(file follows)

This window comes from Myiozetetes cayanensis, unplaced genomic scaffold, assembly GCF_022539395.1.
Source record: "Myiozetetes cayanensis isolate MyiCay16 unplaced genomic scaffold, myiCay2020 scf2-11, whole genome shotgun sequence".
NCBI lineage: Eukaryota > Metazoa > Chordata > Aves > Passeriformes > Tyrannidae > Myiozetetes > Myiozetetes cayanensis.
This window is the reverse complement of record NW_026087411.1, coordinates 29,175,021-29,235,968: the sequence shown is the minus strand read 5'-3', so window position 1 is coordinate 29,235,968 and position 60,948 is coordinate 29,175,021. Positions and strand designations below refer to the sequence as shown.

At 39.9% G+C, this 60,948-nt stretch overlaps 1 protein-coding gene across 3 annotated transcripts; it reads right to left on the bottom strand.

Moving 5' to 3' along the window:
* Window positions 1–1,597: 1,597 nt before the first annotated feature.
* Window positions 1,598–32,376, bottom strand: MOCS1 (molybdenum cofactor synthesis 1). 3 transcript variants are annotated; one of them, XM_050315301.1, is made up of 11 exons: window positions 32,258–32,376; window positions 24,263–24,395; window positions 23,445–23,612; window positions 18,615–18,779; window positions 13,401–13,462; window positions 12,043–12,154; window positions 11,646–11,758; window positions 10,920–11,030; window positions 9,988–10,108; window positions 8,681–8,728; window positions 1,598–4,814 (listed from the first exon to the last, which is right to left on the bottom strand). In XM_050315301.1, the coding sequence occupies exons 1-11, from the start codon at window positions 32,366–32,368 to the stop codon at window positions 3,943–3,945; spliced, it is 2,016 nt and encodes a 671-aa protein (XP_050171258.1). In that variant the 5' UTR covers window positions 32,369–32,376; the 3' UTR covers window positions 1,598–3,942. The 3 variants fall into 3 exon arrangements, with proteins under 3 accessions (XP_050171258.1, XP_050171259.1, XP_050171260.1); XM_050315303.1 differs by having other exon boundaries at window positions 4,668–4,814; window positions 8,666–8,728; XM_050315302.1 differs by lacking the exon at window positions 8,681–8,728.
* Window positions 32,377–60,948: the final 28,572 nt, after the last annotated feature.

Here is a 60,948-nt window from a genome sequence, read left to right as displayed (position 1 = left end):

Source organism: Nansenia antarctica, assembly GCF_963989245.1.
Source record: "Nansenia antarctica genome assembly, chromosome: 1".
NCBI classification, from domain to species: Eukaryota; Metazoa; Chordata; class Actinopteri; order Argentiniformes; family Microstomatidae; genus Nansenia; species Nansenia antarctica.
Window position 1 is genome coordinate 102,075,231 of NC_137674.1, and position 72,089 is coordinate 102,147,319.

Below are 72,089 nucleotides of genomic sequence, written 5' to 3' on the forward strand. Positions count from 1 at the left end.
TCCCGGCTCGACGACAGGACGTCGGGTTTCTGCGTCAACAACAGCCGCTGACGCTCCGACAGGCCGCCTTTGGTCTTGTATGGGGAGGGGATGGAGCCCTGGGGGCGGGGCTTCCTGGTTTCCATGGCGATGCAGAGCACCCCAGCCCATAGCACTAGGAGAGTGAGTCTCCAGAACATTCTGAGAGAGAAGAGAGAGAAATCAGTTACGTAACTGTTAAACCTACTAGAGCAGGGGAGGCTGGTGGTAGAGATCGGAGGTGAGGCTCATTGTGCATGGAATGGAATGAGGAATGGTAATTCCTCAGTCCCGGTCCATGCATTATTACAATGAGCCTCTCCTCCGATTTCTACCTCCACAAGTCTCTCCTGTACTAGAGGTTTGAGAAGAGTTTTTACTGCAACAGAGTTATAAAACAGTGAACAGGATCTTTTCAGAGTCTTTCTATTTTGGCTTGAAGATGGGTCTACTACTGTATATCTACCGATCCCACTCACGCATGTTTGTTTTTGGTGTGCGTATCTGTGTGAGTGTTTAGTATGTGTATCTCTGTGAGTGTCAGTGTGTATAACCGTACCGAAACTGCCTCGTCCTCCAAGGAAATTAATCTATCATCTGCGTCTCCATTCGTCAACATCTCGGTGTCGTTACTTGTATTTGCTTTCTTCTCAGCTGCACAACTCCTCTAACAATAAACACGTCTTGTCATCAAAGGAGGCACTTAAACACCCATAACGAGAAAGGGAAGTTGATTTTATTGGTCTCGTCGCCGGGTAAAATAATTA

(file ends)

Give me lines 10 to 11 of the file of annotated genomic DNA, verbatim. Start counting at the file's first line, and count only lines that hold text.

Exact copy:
Here is a 60,948-nt window from a genome sequence, read left to right as displayed (position 1 = left end):

Source organism: Nansenia antarctica, assembly GCF_963989245.1.